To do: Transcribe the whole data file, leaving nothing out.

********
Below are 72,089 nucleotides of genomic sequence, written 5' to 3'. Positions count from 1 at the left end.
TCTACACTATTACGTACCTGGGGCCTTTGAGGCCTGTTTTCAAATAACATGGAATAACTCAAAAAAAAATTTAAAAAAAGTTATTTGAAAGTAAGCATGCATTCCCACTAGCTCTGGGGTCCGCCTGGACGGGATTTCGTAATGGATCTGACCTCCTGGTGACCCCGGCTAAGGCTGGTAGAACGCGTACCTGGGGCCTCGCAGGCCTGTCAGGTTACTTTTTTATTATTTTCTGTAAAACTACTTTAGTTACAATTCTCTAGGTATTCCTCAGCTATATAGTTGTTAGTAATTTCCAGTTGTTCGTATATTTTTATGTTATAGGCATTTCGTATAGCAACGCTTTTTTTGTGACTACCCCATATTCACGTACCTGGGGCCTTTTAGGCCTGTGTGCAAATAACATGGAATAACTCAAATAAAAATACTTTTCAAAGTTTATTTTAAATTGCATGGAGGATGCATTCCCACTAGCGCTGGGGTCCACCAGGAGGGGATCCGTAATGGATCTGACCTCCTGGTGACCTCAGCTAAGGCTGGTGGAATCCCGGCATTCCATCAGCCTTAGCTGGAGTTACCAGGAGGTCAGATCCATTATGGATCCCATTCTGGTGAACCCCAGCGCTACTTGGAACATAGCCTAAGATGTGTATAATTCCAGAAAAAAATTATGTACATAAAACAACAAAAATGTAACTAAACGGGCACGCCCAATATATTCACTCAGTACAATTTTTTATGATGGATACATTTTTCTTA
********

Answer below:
Below are 72,089 nucleotides of genomic sequence, written 5' to 3'. Positions count from 1 at the left end.
TCTACACTATTACGTACCTGGGGCCTTTGAGGCCTGTTTTCAAATAACATGGAATAACTCAAAAAAAAATTTAAAAAAAGTTATTTGAAAGTAAGCATGCATTCCCACTAGCTCTGGGGTCCGCCTGGACGGGATTTCGTAATGGATCTGACCTCCTGGTGACCCCGGCTAAGGCTGGTAGAACGCGTACCTGGGGCCTCGCAGGCCTGTCAGGTTACTTTTTTATTATTTTCTGTAAAACTACTTTAGTTACAATTCTCTAGGTATTCCTCAGCTATATAGTTGTTAGTAATTTCCAGTTGTTCGTATATTTTTATGTTATAGGCATTTCGTATAGCAACGCTTTTTTTGTGACTACCCCATATTCACGTACCTGGGGCCTTTTAGGCCTGTGTGCAAATAACATGGAATAACTCAAATAAAAATACTTTTCAAAGTTTATTTTAAATTGCATGGAGGATGCATTCCCACTAGCGCTGGGGTCCACCAGGAGGGGATCCGTAATGGATCTGACCTCCTGGTGACCTCAGCTAAGGCTGGTGGAATCCCGGCATTCCATCAGCCTTAGCTGGAGTTACCAGGAGGTCAGATCCATTATGGATCCCATTCTGGTGAACCCCAGCGCTACTTGGAACATAGCCTAAGATGTGTATAATTCCAGAAAAAAATTATGTACATAAAACAACAAAAATGTAACTAAACGGGCACGCCCAATATATTCACTCAGTACAATTTTTTATGATGGATACATTTTTCTTA